Crooked Dr Rumi Chhapia, an appointed director of the Portsmouth Primary Care Alliance Limited, was today locked up for three years and four months at Portsmouth Crown Court.
The GP siphoned £1,133,704.50 from the accounts of the group - made up of 16 GP surgeries which provide out-of-hours care in Portsmouth - between August 20 and September 30 last year into his own bank account over 65 transfers.
The 45-year-old, of Lennox Road North, Southsea, had been left in charge of the company’s finances by a fellow director, who had been signed off sick - before the ‘greedy’ doctor exploited the opportunity to pocket the cash to pay for his gambling addiction in just 41 days.
Judge Keith Cutler CBE told Chhapia: ‘You were dishonest and were seduced by your addiction to gambling.
‘Over six weeks there were 65 separate occasions you transferred money into your own account. You knew you should not be doing it.
‘When questioned in the middle of it all you fobbed off your colleagues about bank problems but still continued to take money with the last withdrawal on September 28.’
The judge went on to say the impact on the organisation was ‘significant’ and was ‘profound’ which had caused GP practices to ‘lose confidence’ in it.
Staff at the group were also left needing counselling amid the fallout and over concerns about whether they would be paid. ‘The confidence was shaken to the core,’ judge Cutler said.
The judge said Chhapia, dressed in a grey suit and tie, had ‘exceptional references’ before adding: ‘You were a popular and respected doctor with many people testifying of your professional skills.’
The court heard Chhapia volunteered taking over financial control of the group from director Mark Stubbings who kept a watching brief of the accounts despite his absence - with him noticing £1m in the account had reduced by £600,000.
With payments being transferred to the defendant’s account, Chhapia was summoned to a meeting where he told directors: ‘It’s fraud. All my accounts have been hacked. All the money will be returned. Don’t panic.’
The doctor went on to claim on September 11 he was a victim of cyber crime.
Chhapia continued to transfer large sums to his account even after ‘taking full responsibility for his actions’ prosecutor Matthew Lawson said.
On September 28 he made full admissions to the group in which he was ‘close to tears’ and admitted he was in ‘financial trouble’ and ‘tried to repay through online gambling’.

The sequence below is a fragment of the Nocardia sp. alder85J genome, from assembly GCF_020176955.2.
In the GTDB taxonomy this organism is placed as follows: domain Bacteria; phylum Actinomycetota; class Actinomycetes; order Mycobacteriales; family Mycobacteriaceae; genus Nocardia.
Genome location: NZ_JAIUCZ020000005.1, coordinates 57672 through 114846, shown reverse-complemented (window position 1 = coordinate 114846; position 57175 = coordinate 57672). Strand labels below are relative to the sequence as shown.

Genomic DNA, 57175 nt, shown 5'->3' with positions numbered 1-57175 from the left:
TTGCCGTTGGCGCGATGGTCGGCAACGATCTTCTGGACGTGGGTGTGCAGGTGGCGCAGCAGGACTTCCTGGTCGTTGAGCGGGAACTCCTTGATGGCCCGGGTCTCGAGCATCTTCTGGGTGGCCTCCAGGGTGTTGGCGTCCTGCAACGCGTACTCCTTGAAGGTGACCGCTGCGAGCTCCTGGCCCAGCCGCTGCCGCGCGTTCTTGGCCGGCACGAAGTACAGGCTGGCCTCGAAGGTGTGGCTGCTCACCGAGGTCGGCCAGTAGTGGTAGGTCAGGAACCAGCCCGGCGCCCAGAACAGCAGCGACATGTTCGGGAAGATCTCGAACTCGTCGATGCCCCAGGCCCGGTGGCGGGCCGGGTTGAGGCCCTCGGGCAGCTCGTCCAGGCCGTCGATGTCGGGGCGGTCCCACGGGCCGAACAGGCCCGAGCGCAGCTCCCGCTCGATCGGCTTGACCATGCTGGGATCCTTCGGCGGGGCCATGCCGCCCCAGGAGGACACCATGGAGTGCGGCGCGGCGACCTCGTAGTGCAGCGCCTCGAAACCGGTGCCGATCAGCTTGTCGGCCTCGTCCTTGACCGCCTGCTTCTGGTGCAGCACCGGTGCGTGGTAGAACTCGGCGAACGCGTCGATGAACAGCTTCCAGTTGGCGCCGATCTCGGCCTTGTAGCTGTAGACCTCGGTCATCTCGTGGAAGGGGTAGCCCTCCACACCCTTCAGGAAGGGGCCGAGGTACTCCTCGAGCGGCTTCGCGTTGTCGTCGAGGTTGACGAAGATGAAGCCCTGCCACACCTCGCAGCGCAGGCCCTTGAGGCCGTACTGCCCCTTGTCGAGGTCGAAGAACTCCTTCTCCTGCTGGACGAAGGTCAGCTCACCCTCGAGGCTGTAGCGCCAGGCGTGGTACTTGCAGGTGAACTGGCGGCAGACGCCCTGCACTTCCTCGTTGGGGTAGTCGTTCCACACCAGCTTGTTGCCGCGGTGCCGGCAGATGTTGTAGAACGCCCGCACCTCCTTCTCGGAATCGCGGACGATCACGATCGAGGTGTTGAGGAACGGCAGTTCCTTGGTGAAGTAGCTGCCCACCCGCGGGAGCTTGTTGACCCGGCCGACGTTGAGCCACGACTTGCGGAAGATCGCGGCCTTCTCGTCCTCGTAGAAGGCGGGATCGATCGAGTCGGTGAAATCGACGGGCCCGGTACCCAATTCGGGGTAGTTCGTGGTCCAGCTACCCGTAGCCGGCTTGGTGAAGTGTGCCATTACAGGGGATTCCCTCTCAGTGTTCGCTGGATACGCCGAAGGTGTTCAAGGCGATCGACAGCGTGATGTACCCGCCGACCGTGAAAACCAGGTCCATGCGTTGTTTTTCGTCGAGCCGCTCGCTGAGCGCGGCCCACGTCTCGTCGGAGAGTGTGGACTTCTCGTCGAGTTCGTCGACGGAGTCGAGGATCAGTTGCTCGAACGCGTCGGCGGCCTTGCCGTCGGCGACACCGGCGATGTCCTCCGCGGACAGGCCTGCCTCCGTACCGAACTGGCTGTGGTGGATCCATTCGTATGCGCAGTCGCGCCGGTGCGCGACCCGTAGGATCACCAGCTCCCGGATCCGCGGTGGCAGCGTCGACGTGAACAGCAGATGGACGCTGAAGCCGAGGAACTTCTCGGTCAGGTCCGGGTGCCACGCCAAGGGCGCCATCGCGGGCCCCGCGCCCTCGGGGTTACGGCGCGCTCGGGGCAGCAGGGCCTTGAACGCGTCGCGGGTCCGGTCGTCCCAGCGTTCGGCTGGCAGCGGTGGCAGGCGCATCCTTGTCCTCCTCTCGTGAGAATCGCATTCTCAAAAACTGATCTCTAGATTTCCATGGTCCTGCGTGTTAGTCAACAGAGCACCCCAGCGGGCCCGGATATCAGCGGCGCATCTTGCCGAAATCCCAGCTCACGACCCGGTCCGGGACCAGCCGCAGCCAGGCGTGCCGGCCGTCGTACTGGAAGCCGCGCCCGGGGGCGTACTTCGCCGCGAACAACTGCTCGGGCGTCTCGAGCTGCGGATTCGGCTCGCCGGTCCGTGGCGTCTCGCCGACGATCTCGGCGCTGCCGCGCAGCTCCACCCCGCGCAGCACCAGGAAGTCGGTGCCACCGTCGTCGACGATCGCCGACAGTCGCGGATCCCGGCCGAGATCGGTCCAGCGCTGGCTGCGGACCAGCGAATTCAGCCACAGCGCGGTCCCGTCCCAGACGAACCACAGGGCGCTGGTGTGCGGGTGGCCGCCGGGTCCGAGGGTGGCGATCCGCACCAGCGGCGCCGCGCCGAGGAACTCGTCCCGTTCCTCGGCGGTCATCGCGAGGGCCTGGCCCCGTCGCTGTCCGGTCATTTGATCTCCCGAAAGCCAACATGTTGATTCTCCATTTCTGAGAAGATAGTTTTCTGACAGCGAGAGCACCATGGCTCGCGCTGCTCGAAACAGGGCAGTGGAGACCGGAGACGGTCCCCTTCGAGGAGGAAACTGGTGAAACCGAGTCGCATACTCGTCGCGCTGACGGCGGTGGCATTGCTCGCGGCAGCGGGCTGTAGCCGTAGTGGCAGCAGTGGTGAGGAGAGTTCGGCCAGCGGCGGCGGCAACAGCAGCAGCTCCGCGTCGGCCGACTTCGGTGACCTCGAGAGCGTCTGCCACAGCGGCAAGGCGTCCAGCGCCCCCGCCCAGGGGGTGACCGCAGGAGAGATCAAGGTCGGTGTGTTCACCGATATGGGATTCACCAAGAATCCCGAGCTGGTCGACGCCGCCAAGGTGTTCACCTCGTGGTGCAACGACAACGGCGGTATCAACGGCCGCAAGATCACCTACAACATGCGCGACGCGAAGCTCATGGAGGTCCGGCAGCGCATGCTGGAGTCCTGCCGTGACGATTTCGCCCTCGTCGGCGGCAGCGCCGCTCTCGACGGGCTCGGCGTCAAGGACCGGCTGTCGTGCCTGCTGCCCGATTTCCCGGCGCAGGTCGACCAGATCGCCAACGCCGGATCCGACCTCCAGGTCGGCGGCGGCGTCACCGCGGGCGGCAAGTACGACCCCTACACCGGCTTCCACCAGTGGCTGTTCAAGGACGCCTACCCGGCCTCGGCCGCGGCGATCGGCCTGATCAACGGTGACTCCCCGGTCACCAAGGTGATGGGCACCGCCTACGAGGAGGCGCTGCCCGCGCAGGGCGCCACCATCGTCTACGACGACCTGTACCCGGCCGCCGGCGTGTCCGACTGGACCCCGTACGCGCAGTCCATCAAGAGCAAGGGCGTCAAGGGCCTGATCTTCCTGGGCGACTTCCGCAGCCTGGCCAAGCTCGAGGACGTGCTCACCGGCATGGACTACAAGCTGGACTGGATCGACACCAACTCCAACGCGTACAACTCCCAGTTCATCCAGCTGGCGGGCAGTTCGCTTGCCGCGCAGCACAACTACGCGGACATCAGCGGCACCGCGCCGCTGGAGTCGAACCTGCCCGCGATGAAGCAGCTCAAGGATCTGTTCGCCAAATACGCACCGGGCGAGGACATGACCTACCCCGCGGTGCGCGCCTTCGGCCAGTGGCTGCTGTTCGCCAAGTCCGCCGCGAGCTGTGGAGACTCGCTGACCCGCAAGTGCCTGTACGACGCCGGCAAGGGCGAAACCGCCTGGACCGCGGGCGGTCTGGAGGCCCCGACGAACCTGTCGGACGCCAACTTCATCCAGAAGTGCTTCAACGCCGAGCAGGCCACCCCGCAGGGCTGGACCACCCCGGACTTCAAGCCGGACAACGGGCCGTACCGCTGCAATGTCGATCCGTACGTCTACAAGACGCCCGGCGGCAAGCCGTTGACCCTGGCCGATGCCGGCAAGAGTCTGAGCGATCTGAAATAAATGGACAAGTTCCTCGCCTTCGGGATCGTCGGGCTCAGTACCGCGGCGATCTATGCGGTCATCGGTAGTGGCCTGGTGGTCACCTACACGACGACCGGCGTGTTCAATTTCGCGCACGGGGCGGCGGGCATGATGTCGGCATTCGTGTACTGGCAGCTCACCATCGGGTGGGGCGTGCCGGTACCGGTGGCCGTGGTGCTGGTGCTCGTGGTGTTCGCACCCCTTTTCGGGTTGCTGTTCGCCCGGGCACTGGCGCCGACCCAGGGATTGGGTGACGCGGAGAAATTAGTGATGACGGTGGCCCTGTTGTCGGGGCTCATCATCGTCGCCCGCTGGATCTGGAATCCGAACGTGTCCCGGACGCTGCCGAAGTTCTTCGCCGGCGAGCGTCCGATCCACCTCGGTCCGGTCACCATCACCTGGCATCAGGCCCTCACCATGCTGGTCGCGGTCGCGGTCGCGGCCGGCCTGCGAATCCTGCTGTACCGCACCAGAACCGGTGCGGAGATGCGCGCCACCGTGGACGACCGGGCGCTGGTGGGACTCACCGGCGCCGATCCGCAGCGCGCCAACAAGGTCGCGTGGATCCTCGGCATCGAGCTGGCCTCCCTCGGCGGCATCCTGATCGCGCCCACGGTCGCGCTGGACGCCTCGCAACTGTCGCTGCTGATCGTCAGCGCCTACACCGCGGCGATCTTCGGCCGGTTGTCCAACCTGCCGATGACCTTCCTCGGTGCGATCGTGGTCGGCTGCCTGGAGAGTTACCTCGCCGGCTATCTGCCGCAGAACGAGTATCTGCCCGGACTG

In total Chhapia, a father of one, lost £2.5m gambling but won back £1.2m.
He has now paid back £238,000 with his defence barrister Stan Reiz QC saying all the money would be paid back eventually.
‘He was desperate and the only way he could see to repay all the money was to gamble more,’ Mr Reiz said.
Dr Mark Swindells from Portsmouth Primary Care Alliance Limited said the ‘people of Portsmouth have lost a sizeable chunk of NHS money’ whilst causing the organisation 'reputational damage having previously been held in high regard’.
‘It caused cash flow problems and raised anxiety from staff that payments could be delayed,’ he added. ‘The margins have been tight.’
Chhapia pleaded guilty to one count of fraud by abuse of position at a previous hearing.
The court heard that £903,704.50 remained outstanding to the Portsmouth Primary Care Alliance Limited which the online gambling firms have offered to pay back.
Chhapia, formerly of good character with one driving offence to his name, previously worked at the Portsdown Group Practice.
He was not disqualified from being a director.
PC Stephen Webber, who led the investigation, said: ‘Today’s sentence comes after a thorough investigation by Hampshire Constabulary’s Economic Crime Unit, in conjunction with the local NHS Fraud and Security Management Service, hosted by Hampshire, Southampton and Isle of Wight Clinical Commissioning Group.
‘While Chhapia initially claimed he had been the victim of hacking, he soon realised he had no choice but to admit what he had done, which was defraud more than £1m out of an organisation that invests money into developing services and equipment so that GP practices can deliver good quality care to the communities that they serve.
‘Crimes such as this one are simply unacceptable and I hope this result sends a message to those who commit fraud that their actions won't go unnoticed and we will investigate.’
Lisa Garcia, CPS Wessex Senior Crown Prosecutor, said: ‘Dr Chhapia exploited his position of trust to take an extraordinary amount of money, which diverted funds that would have otherwise been invested into providing better services, equipment and care to people across the Portsmouth area.
‘The overwhelming financial evidence meant that Dr Chhapia had no choice but to admit the fraud to his work colleagues and to the police. He pleaded guilty at the earliest opportunity and he will now face the consequences of his actions by serving the custodial sentence imposed.’